Karine Jean-Pierre starts debut briefing by saying she's the first 'black, gay, immigrant woman' to hold position - before hitting Bezos for his criticism of Biden and trying to explain why president is going to Buffalo when he avoided Waukesha
- Karine Jean-Pierre addressed her historic position as the nation's first black, openly gay White House press secretary
- 'I am a black gay immigrant woman, the first of all three of those to hold this position. I would not be here today if it were not for generations of barrier-breaking people before me,' she said
- She took questions for a little more than an hour
- She struggled to answer questions on inflation, addressed the baby forumla shortage and spoke to why President Joe Biden was visiting Buffalo
Karine Jean-Pierre addressed her historic position as the nation's first black, openly gay White House press secretary in her first briefing, where she struggled to answer questions on inflation, addressed the baby forumla shortage and spoke to why President Joe Biden was visiting Buffalo.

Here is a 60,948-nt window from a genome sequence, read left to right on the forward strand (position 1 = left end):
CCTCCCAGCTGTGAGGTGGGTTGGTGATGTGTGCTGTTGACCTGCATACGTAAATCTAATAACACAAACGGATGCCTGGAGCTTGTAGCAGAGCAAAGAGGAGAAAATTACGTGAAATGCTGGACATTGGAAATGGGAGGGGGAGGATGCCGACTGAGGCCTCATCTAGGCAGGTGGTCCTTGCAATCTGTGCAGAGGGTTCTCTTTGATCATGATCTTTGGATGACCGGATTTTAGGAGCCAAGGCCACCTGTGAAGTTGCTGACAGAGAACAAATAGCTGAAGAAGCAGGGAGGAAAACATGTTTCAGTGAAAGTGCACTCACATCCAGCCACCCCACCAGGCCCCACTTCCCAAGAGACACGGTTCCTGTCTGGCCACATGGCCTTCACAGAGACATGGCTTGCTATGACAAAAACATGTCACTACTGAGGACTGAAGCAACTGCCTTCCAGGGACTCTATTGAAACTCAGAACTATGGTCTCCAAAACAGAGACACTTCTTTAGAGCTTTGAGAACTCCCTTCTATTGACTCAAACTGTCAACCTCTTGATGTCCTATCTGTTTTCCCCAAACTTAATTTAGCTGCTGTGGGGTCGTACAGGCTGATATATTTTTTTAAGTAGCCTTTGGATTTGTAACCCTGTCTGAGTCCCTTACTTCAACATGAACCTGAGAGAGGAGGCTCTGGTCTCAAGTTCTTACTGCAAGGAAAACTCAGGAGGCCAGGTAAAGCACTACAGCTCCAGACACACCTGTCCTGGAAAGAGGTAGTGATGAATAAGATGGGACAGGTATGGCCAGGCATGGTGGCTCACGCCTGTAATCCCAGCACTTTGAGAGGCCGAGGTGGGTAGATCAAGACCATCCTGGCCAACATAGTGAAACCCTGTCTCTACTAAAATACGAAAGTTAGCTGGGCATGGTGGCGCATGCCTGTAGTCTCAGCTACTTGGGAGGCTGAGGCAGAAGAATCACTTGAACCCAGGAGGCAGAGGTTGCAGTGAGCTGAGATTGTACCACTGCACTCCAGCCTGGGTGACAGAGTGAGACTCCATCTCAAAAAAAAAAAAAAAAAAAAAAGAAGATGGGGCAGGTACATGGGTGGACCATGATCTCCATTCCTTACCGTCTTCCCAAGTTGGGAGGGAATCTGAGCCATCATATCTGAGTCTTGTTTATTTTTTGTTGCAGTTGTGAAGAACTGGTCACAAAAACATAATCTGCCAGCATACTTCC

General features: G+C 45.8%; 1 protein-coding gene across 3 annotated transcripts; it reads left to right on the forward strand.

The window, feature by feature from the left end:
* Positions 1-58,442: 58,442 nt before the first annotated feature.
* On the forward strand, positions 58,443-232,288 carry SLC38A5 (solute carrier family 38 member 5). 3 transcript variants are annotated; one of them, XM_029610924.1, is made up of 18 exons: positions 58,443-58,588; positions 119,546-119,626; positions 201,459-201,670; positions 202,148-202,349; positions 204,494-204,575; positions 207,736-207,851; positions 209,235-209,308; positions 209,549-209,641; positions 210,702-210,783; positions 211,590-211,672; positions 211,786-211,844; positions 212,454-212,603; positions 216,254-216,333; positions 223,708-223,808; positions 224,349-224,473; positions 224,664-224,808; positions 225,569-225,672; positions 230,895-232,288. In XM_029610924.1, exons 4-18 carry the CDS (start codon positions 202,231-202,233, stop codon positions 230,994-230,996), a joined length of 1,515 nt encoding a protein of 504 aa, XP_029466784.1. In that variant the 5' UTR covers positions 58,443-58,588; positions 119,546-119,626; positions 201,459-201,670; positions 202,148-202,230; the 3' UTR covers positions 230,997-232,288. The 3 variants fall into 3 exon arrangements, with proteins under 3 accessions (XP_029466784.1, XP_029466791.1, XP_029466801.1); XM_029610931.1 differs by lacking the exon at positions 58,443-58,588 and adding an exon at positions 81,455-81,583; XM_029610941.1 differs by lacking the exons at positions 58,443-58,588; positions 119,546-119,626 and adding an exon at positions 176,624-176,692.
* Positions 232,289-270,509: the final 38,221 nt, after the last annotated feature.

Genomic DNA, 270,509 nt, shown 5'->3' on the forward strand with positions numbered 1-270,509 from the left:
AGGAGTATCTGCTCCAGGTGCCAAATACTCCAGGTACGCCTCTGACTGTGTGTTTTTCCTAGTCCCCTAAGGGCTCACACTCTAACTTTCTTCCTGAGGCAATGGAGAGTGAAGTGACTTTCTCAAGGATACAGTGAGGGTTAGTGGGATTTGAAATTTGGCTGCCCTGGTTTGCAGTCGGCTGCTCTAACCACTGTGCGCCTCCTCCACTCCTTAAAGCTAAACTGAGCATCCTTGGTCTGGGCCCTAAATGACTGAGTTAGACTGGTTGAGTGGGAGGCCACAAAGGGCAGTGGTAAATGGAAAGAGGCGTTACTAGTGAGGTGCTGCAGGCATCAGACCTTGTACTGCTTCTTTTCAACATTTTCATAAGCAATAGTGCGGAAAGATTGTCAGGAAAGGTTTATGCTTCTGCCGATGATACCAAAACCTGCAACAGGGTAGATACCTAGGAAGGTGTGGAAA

Jean-Pierre took questions for a little more than an hour. She has previously briefed the public in her role as deputy White House press secretary - a job that prepared her to step in Jen Psaki's shoes. Psaki's last briefing was Friday.
'I just want to say a few words about how honored I am to be here with all of you today,' Jean-Pierre said at the top of her briefing.
'I am obviously acutely aware that my presence at this podium represents a few firsts. I am a black gay immigrant woman, the first of all three of those to hold this position. I would not be here today if it were not for generations of barrier-breaking people before me. I stand on their shoulders,' she added.
Jean-Pierre, 47, was born in Fort-de-France, Martinique, the daughter of Haitian parents. Her family moved to New York City when she was five.
Karine Jean-Pierre addressed her historic position as the nation's first black, openly gay White House press secretary in her first briefing
Karine Jean-Pierre arrives for her first press briefing as press secretary
She tackled a variety of topics in her first briefing as press secretary.
But she struggled to address how taxing the wealthy would combat the record-high inflation that has caused costs of food, gas and rent to skyrocket.